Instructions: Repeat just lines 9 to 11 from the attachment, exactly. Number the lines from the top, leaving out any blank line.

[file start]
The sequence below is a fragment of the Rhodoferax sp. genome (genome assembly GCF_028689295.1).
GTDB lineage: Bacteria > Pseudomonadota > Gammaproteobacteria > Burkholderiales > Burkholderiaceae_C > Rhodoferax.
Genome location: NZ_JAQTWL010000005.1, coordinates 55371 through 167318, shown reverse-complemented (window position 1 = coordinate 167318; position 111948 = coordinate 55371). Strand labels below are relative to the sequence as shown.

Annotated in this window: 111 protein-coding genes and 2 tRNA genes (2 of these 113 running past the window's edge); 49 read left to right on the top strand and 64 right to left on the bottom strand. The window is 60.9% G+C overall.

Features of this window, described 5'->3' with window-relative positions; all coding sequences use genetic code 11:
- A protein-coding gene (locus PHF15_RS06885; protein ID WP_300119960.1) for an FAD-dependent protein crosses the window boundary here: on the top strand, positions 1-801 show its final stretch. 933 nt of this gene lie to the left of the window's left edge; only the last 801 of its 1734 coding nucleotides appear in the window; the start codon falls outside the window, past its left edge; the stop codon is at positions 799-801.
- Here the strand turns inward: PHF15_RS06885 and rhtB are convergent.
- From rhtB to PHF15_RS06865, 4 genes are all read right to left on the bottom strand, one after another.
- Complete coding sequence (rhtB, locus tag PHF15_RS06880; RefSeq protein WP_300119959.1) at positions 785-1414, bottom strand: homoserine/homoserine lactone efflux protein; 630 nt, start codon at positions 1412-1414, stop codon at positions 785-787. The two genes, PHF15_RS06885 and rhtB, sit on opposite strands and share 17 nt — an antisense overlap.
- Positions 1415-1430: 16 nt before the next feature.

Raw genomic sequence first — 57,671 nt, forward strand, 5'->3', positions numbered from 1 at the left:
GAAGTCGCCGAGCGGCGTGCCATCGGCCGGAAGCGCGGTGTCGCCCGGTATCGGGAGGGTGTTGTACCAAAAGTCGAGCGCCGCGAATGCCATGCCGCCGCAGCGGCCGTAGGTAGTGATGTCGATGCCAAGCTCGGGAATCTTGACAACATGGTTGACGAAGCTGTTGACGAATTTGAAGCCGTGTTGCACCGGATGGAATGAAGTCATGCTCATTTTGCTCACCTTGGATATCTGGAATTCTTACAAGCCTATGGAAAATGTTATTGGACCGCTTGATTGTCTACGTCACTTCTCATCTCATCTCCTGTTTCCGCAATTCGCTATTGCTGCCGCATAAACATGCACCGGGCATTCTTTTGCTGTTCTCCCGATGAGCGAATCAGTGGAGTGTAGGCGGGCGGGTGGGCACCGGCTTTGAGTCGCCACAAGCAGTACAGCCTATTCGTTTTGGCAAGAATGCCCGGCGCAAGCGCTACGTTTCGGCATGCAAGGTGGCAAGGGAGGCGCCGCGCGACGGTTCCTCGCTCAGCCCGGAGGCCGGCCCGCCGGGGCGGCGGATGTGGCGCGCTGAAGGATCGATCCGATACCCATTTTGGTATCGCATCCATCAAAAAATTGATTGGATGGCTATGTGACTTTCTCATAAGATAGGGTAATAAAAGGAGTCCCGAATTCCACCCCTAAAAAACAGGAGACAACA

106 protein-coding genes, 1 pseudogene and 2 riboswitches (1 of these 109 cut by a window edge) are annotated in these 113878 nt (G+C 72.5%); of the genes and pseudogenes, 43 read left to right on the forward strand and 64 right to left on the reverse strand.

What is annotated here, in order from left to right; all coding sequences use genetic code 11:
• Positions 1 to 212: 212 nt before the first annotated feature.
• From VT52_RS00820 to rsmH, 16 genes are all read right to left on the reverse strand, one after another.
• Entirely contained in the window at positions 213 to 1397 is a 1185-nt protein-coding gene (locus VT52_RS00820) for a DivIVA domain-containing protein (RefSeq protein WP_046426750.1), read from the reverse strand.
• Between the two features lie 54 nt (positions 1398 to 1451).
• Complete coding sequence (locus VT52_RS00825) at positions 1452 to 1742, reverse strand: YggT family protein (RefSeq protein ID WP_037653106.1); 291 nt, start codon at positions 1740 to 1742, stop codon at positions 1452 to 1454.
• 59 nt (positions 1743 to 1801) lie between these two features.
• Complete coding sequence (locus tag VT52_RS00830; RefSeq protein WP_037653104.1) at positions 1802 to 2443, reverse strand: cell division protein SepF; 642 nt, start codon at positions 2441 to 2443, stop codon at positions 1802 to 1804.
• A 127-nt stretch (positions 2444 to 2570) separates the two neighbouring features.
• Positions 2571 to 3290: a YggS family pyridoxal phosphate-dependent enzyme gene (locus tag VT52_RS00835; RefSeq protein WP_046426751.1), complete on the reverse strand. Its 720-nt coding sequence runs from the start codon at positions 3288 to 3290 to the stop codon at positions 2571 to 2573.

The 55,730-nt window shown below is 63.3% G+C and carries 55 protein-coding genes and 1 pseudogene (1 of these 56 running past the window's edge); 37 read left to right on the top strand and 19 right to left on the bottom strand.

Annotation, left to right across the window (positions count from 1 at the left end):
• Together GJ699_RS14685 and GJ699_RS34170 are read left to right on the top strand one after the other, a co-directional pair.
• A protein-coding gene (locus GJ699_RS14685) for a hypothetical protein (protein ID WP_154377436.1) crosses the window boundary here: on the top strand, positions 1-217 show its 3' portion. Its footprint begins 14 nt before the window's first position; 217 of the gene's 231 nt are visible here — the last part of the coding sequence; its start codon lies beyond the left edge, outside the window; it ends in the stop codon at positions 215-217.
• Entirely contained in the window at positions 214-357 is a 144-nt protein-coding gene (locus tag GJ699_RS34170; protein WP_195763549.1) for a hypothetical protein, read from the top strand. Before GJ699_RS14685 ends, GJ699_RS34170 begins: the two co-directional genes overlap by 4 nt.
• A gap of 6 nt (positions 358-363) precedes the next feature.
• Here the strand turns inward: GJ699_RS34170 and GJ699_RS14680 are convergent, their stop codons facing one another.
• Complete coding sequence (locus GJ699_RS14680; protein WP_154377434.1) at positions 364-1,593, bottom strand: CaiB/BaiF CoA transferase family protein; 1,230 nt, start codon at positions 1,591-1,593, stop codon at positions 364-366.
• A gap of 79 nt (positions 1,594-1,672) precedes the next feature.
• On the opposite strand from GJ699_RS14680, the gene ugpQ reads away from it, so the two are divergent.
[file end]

- Complete coding sequence (rhtB, locus tag PHF15_RS06880; RefSeq protein WP_300119959.1) at positions 785-1414, bottom strand: homoserine/homoserine lactone efflux protein; 630 nt, start codon at positions 1412-1414, stop codon at positions 785-787. The two genes, PHF15_RS06885 and rhtB, sit on opposite strands and share 17 nt — an antisense overlap.
- Positions 1415-1430: 16 nt before the next feature.

Raw genomic sequence first — 57,671 nt, forward strand, 5'->3', positions numbered from 1 at the left: